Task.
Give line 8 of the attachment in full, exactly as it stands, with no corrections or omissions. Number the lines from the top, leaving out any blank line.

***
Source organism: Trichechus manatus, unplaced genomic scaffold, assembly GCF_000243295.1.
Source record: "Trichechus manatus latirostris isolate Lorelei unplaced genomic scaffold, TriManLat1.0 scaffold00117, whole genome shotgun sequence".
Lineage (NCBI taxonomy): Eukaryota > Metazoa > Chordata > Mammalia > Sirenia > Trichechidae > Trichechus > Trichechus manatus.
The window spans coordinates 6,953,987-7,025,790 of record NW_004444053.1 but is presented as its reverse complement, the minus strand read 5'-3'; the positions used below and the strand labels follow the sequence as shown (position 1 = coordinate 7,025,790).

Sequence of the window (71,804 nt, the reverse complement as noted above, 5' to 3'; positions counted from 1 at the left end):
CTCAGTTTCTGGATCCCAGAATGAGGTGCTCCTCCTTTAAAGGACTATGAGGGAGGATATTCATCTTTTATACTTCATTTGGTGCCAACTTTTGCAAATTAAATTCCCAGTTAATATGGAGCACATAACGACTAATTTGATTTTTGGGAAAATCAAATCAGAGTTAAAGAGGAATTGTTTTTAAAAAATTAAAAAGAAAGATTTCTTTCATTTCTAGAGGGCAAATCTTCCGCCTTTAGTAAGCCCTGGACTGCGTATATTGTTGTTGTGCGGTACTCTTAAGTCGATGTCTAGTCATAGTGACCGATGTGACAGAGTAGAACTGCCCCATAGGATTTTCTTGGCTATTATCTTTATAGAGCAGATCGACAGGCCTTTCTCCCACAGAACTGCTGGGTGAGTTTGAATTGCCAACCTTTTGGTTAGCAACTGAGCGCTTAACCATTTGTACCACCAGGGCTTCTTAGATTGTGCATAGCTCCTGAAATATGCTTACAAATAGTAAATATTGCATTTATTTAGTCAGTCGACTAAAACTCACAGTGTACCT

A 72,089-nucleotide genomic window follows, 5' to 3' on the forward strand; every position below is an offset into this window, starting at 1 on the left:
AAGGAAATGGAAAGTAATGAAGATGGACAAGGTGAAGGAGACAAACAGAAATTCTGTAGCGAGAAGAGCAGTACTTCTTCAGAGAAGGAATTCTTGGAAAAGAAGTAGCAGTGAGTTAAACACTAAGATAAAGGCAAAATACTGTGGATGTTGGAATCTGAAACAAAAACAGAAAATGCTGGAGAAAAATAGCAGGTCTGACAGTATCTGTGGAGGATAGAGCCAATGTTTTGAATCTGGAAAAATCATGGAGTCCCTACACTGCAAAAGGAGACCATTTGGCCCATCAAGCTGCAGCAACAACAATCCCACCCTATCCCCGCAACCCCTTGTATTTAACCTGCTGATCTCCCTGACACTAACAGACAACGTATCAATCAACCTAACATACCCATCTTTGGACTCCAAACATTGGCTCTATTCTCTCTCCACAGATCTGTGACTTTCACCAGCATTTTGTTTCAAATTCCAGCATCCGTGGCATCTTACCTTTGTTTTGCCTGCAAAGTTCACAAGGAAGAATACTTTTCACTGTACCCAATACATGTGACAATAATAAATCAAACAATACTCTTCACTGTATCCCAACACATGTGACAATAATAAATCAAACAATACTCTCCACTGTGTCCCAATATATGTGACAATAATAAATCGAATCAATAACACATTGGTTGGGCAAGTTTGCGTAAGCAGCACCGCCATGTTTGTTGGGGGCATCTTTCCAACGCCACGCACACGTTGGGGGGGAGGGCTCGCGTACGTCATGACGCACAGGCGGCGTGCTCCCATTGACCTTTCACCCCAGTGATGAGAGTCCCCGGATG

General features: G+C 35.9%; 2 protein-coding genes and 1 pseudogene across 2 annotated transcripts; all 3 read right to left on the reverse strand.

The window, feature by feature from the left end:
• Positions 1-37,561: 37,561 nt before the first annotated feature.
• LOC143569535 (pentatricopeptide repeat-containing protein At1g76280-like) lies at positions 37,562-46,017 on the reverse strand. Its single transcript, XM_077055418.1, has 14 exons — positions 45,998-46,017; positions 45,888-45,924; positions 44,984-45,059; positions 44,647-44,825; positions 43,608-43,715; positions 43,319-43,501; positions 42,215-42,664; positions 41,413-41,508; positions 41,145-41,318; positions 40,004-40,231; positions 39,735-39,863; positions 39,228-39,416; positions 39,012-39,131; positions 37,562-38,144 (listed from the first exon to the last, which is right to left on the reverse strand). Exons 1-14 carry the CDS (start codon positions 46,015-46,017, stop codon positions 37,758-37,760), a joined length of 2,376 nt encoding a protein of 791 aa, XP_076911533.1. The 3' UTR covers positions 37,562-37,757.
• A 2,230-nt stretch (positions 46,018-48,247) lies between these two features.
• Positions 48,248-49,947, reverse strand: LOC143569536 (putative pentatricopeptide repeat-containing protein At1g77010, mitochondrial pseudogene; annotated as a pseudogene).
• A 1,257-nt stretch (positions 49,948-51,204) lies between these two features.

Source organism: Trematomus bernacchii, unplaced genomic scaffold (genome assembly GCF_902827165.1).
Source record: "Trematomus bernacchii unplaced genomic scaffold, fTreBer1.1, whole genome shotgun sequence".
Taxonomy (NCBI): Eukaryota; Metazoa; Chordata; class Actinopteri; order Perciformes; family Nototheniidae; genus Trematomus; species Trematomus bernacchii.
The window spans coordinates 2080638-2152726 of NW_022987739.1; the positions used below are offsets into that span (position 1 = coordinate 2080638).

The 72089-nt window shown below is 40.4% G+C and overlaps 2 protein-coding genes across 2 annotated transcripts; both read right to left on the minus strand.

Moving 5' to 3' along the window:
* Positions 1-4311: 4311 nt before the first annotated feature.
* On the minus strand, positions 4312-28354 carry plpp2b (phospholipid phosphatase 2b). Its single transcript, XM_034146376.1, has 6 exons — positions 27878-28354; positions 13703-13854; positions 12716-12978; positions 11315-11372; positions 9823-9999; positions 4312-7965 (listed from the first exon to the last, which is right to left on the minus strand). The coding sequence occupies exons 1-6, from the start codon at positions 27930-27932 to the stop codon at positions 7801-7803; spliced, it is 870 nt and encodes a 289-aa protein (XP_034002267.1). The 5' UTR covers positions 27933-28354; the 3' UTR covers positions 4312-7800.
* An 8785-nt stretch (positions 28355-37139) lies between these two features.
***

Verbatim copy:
AAGGAAATGGAAAGTAATGAAGATGGACAAGGTGAAGGAGACAAACAGAAATTCTGTAGCGAGAAGAGCAGTACTTCTTCAGAGAAGGAATTCTTGGAAAAGAAGTAGCAGTGAGTTAAACACTAAGATAAAGGCAAAATACTGTGGATGTTGGAATCTGAAACAAAAACAGAAAATGCTGGAGAAAAATAGCAGGTCTGACAGTATCTGTGGAGGATAGAGCCAATGTTTTGAATCTGGAAAAATCATGGAGTCCCTACACTGCAAAAGGAGACCATTTGGCCCATCAAGCTGCAGCAACAACAATCCCACCCTATCCCCGCAACCCCTTGTATTTAACCTGCTGATCTCCCTGACACTAACAGACAACGTATCAATCAACCTAACATACCCATCTTTGGACTCCAAACATTGGCTCTATTCTCTCTCCACAGATCTGTGACTTTCACCAGCATTTTGTTTCAAATTCCAGCATCCGTGGCATCTTACCTTTGTTTTGCCTGCAAAGTTCACAAGGAAGAATACTTTTCACTGTACCCAATACATGTGACAATAATAAATCAAACAATACTCTTCACTGTATCCCAACACATGTGACAATAATAAATCAAACAATACTCTCCACTGTGTCCCAATATATGTGACAATAATAAATCGAATCAATAACACATTGGTTGGGCAAGTTTGCGTAAGCAGCACCGCCATGTTTGTTGGGGGCATCTTTCCAACGCCACGCACACGTTGGGGGGGAGGGCTCGCGTACGTCATGACGCACAGGCGGCGTGCTCCCATTGACCTTTCACCCCAGTGATGAGAGTCCCCGGATG